“Bathed in such beauty, watching the expressions ever varying on the faces of the mountains, watching the stars, which here have a glory that the lowlander never dreams of, watching the circling seasons, listening to the songs of the waters and winds and birds, would be endless pleasure. And what glorious cloud-lands I would see, storms and calms, a new heaven and a new earth every day.” – John Muir, January 1911
Originally published December 6, 1996, in The Kaweah Commonwealth
Listening to the songs of the waters and winds and birds was the endless pleasure enjoyed by our family of four last weekend as we explored the Kings Canyon and its mighty rivers. In fact, we experienced everything mentioned in the above John Muir quotation. Canyon of the Kings
We spent two nights at Kings Canyon Lodge that is currently the “road’s end” on Highway 180.
Until this season, Hwy. 180 was closed at the top of the hill at the Hume Lake junction for the winter months. Now the gate is located about one-half mile below Kings Canyon Lodge or one-half mile before Yucca Point. Canyon of the Kings
During summer, through-traffic would be flying by on their way to the true road’s end at Cedar Grove in Kings Canyon National Park. We were treated to quiet days and serene nights with the only sounds being the canyon winds and the roar of Tenmile Creek hurrying on its way to meet up with the Kings River at the bottom on the canyon, more than 1,000 vertical feet below.
And this is the area we set off to explore on Saturday. We awoke to find that the previous day’s clouds had moved out and a beautiful, clear, crisp fall day awaited us.Canyon of the Kings
The Yucca Point trailhead is located about one mile below Kings Canyon Lodge, located in Sequoia National Forest (Giant Sequoia National Monument). If parking in the turnout just above the locked gate, it is an approximate three-quarter-mile walk on the highway to the trail.
The beginning elevation at the Lodge is 3,800. The elevation at trail’s end, the confluence of the Middle and South Forks of the Kings River two miles below, is about 2,200 feet. This makes it the perfect autumn outing.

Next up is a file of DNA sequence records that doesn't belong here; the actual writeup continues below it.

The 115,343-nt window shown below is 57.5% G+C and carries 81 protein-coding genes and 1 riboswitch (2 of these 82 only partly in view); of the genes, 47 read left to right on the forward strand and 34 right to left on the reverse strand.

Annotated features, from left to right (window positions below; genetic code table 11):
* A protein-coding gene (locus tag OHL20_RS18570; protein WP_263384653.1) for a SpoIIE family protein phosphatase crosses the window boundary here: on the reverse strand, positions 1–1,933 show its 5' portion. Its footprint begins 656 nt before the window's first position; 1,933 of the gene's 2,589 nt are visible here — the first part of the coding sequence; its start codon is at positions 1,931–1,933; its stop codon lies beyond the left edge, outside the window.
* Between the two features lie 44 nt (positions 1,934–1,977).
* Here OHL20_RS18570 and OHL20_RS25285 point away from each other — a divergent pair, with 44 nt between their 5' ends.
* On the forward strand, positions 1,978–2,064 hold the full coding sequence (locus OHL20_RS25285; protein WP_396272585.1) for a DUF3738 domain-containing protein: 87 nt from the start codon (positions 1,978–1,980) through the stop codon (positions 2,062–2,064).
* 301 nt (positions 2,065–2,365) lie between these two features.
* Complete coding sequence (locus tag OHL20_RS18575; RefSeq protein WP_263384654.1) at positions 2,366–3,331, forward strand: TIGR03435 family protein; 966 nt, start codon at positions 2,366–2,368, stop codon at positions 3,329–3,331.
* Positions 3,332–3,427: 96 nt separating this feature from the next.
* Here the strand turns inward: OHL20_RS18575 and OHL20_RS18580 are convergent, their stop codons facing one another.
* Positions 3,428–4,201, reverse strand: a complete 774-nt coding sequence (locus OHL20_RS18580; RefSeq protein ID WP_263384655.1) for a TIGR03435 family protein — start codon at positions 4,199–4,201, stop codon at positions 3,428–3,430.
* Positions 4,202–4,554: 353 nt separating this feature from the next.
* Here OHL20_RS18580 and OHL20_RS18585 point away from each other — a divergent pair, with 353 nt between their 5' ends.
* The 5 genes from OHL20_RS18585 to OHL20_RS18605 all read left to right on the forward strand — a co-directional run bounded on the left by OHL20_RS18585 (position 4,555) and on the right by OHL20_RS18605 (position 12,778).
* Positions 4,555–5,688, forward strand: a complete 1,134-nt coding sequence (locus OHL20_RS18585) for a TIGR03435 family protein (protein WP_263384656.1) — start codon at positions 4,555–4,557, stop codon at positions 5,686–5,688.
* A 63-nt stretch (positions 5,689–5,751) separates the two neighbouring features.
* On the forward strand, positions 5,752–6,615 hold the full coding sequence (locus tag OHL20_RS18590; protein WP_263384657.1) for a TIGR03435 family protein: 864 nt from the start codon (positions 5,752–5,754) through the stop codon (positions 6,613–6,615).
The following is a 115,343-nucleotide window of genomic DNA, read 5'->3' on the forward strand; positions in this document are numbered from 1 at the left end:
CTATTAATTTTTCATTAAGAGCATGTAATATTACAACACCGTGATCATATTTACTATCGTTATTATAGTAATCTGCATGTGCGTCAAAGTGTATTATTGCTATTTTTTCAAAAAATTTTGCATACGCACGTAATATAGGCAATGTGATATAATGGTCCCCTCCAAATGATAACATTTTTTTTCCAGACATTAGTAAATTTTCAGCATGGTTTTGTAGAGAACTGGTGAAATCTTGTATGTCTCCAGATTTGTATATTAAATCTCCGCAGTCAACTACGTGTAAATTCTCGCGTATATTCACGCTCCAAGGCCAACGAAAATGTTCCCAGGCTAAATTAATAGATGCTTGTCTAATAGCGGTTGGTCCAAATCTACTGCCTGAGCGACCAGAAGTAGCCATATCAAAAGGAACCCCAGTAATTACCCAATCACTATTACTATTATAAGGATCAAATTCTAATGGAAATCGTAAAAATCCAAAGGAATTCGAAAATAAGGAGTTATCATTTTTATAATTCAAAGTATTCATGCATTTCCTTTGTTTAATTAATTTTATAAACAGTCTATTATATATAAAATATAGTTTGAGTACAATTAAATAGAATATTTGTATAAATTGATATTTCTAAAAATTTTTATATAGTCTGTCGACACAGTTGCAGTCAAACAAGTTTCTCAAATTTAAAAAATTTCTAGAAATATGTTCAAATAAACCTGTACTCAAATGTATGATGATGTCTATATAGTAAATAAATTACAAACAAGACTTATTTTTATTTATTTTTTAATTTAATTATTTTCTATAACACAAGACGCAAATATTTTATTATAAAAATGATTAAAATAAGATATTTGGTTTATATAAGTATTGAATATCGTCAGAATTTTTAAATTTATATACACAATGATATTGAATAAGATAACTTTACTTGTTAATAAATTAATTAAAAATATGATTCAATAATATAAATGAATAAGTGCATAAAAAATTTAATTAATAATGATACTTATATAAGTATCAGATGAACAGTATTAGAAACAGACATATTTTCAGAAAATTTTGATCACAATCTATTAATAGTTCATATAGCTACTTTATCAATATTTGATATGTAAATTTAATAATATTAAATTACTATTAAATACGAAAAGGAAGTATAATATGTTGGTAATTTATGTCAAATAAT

This trail is a well-traveled fishermen’s route. Be forewarned, however, that the fishing restrictions are catch-and-release only in this portion of the Kings River.
The trail is a steady decline that switchbacks down the mountain on the east side of Tenmile Creek. The vegetation consists of many plants we are familiar with here in our foothills environment – redbud, live oak, manzanita, yucca, buckeye, and the pungent laurel. Watch out, too, for poison oak, which currently has shed its leaves but not its irritating oils.
Soon our destination came into view. We were looking straight down to where the two forks of the Kings meet and up the deep canyons these two powerful rivers have carved since the beginning of time.
This view is in sight during most of the hike. Other awe-inspiring vistas include Tombstone Ridge to the northeast, Windy Cliffs to the east and, farther up, Tehipite Dome. Canyon of the Kings
Near the end of the trail, we met up with Tenmile Creek. In the distance, an amazing 200-foot waterfall cascades down smooth granite into a large pool. We were just in time to see a small bear or some other medium-sized animal swimming across the calm pool. We couldn’t get the binoculars out in time to make a positive identification before it disappeared behind some rocks but, nonetheless, it was a rare sight.
Our final approach to the river bottom was through a canopy of live oaks and laurel. The trail ends abruptly at the confluence.
We headed downstream looking for a sunny lunch spot and a good fishing hole. The river, even though at one of its lowest levels all year, was swift and extremely cold. It was obvious that if anyone fell in, especially one of the kids, there would be no saving them.
Since the water levels were lower than spring or early summer, however, we had quite a bit of beach and many boulders on which to play. We ended our hike about a quarter mile downstream where Tenmile Creek meets the Kings.
Although the hike back to the highway is entirely uphill, the grade is gradual enough not to be too strenuous. The two-mile jaunt will take about an hour, not including the walk on the closed stretch of highway to the car… or the Kings Canyon Lodge.
Midmorning the following day, there was a light rain with intermittent sun and a beautiful rainbow that ended in the canyon bottom where we hiked the day before. Snow was falling on Tombstone Ridge. It was a fitting end to our autumn outing.
The Kings Canyon Lodge will be open until the end of December. They will then take a short break and be back in business just in time for Spring Break.
It’s a funky, eclectic, rustic place owned and operated by Lewis Evans. The Lodge is located 13 miles north of Grant Grove on Hwy. 180. It’s about a two-hour drive from Three Rivers, no matter which park entrance is used.
Other areas we explored this weekend in the parks and adjacent forest were Hume Lake and the Quail Flat Road, Lost Grove, Cabin Creek, and Wolverton.
The crowds are gone, the scenery is spectacular, and it’s all so close to home. Discover Sequoia and Kings Canyon this fall!
History: The Kings Canyon area was first proposed as a national park by John Muir in 1891, the year after the creation of Sequoia National Park, but the park was not fully established until 1940. It bears the name of the river that in 1805 a Spanish explorer dubbed Rio de los Santos Reyes, or “river of the holy kings.”
Season: Spring, Summer, Fall. In spring, water levels will be dangerously high. In summer, early morning is best for the outing due to hot temperatures. Canyon of the Kings
Update: Kings Canyon Lodge was destroyed by the Rough Fire, a lightning-caused fire that jumped the Kings River and raged through the area in the fall of 2015.